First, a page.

Tanveer Naseer

Leadership Coach, Speaker, and Writer

Forget Passion – What Employees Need Is Purpose-Led Work

Discover why it takes more than passion to inspire the very best in our employees and how the key is providing purpose-led work.

These days, it seems like the world is facing scarcity in a wide range of areas – from something as basic as access to food and clean water, to something more personal as a lack of time to get through our various daily tasks.

But if there’s one area where there’s no concerns about scarcity these days it’s passion. Whether it’s discussions about politics, social issues, or even the latest movies or TV shows, there’s no doubt that there’s a lot of passion – and debate – to be found in these conversations.

While these forms of passion can become problematic at times, in general, we tend to view people being passionate about something to be a good thing. And no doubt this is why there persists this misguided notion that the key to success is to ‘figure out what you’re passionate about and build a life doing that’.

Don’t get me wrong – passion is a great motivator. But the catch is that its ability to motivate us only works over the short term. When it comes to running the long game, passion sadly comes up short.

That’s why many leaders run into trouble when they try to improve employee morale by encouraging employees to be passionate about their work. While we might gain an uptick in productivity, the truth is that passion alone is not enough to keep that internal drive going over the long run.

What we’re missing is the other half of the equation – that while passion might get our employees energized and excited about what we can create through our collective efforts, what we need to keep our employees invested in our organizational vision is creating purpose-led work.

Thankfully, a majority of leaders are beginning to understand this as a recent survey done by EY Beacon and Harvard Business Review Analytic Services found that more than 80% of executives said purpose-led work leads to greater levels of employee satisfaction and customer loyalty, not to mention improving an organization’s ability to transform.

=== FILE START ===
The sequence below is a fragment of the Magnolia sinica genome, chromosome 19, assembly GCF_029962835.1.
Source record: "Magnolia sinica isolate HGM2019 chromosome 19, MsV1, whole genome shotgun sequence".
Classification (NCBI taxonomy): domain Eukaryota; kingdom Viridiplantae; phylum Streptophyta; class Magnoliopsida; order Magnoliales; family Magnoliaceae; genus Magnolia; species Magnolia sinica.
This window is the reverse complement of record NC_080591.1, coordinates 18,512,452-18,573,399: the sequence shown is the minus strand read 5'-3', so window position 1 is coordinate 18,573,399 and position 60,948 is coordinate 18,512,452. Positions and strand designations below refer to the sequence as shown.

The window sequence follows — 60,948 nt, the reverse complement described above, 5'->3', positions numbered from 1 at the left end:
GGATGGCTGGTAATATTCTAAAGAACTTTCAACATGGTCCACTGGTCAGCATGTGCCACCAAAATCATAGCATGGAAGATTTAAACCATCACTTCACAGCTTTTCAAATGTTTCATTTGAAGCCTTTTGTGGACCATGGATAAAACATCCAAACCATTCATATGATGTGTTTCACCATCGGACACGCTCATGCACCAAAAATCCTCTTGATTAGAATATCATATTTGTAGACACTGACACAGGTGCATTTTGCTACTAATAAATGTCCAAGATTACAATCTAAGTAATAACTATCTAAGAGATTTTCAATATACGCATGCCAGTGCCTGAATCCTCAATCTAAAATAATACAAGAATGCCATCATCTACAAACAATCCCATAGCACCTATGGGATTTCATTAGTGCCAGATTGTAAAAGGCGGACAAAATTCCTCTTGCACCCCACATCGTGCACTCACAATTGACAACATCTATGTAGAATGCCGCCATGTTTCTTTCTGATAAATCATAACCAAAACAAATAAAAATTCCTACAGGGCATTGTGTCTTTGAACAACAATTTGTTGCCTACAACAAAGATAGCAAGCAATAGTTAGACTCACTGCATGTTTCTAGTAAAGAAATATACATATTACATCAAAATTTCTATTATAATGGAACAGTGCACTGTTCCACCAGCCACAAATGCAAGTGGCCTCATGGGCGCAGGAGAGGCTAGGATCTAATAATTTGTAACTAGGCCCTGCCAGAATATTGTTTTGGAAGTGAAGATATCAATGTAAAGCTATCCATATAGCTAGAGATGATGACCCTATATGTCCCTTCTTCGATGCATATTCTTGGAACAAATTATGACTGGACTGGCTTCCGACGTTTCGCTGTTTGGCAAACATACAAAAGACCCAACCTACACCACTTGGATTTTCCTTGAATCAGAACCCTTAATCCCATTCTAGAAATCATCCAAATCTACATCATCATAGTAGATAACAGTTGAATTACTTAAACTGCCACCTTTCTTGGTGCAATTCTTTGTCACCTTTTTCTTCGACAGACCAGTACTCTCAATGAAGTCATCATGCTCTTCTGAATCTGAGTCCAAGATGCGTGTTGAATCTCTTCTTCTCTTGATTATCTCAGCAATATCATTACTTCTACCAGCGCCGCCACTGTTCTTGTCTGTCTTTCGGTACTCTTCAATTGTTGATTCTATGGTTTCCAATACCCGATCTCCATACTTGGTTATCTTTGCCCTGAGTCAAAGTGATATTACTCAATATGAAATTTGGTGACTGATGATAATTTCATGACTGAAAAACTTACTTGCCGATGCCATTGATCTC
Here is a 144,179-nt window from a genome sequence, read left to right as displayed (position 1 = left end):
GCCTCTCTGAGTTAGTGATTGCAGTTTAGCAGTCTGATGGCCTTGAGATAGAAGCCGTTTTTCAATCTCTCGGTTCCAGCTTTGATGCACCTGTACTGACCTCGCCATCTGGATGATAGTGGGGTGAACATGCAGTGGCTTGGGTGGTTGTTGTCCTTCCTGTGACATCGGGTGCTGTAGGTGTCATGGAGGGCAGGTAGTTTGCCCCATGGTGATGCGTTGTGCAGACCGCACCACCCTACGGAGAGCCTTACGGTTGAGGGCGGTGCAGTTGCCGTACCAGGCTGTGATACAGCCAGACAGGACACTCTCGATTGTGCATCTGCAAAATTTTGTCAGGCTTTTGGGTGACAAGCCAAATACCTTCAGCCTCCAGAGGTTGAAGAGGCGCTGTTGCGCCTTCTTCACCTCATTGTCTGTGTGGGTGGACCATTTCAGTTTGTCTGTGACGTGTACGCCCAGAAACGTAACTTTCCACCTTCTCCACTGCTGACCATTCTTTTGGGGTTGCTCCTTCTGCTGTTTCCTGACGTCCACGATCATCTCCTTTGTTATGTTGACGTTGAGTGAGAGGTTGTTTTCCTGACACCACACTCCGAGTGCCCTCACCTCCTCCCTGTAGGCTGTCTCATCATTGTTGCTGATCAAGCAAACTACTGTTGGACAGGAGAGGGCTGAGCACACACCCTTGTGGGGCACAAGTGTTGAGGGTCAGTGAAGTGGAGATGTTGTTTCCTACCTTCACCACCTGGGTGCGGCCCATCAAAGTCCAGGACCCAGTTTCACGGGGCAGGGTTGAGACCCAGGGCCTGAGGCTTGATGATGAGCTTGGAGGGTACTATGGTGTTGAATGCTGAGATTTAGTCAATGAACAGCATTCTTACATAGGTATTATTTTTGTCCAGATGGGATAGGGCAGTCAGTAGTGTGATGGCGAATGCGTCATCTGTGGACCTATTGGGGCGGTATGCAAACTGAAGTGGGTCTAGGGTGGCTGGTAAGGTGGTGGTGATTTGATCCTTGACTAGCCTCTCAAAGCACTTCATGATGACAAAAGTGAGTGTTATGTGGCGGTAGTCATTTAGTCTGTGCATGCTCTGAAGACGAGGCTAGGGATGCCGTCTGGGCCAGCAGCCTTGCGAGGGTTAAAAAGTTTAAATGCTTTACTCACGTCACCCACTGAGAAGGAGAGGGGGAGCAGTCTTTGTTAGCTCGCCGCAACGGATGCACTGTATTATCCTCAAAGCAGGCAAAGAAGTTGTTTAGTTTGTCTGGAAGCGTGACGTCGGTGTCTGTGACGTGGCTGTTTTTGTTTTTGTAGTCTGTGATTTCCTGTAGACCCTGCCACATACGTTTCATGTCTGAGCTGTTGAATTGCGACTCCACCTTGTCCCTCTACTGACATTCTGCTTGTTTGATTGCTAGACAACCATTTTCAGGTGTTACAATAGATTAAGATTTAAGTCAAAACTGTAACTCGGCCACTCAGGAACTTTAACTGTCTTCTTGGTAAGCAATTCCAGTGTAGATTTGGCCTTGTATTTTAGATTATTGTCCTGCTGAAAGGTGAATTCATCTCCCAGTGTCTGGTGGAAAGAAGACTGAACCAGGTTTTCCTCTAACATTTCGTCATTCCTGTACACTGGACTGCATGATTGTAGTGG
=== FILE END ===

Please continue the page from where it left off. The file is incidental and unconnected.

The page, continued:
That’s why it’s important to recognize that passion without purpose is a lost opportunity for us to do something that’s meaningful and enduring [Twitter logoShare on Twitter].

Granted, when we start talking about creating purpose-led work, this can lead to some hesitation on the part of leaders and their organizations because of the misplaced notion that purposeful work has to be glamorous or exciting.

The truth, however, is that Click here to continue reading »”Forget Passion – What Employees Need Is Purpose-Led Work”

3 Keys For Building Relationships With Those You Lead

A leader's ability to build relationships with their employees is fast becoming a critical key to their success. Learn about 3 strategies that will help you build relationships with those you lead.

For almost 10 years, I’ve been writing about leadership and in that time, perhaps one of the most significant shifts I’ve seen has been the willingness to recognize that the key to our success as leaders stems from the relationships we foster and nurture with those we lead.

That we no longer view employees through the lens of Fredrick Taylor’s scientific approach to management – where people are merely assets, and interactions are transactional in nature.

Aside from notions of this being the ‘right thing to do’, this shift from transactional to relationship-based leadership has been proven to create tangible benefits – if not also a competitive edge – for today’s organizations.

In fact, a recent study by Harvard researchers found that when leaders focus on building relationships with their employees, they create conditions that lead to higher levels of organizational commitment, as well as increased employee accountability for their performance and greater satisfaction with their jobs.

This is one of the reasons why I’m looking forward to speaking at the Totem Summit in Whistler, British Columbia later this month because the goal of this conference is building relationships. Specifically, the majority of the conference day involves participating in outdoor activities to allow attendees to interact and engage with the invited guests and speakers. It’s only at the end of the day that attendees will hear speakers like myself share our insights and advice.

This shift in focus in how conferences are designed reflects the current reality in today’s workplaces. Namely, that our ability to succeed and thrive is not simply predicated by the knowledge and skills we’ve accrued, but also by the relationships we seek out to create and build.

Of course, while we might state that building relationships is the key to leadership success, it’s hard to reconcile this truth in the face of today’s faster-paced, ever-changing global environment.

Although we may have access to a greater number of channels through which to communicate and exchange ideas, that doesn’t mean that we’re being effective in creating lasting and meaningful bonds with those around us, and especially with those we lead.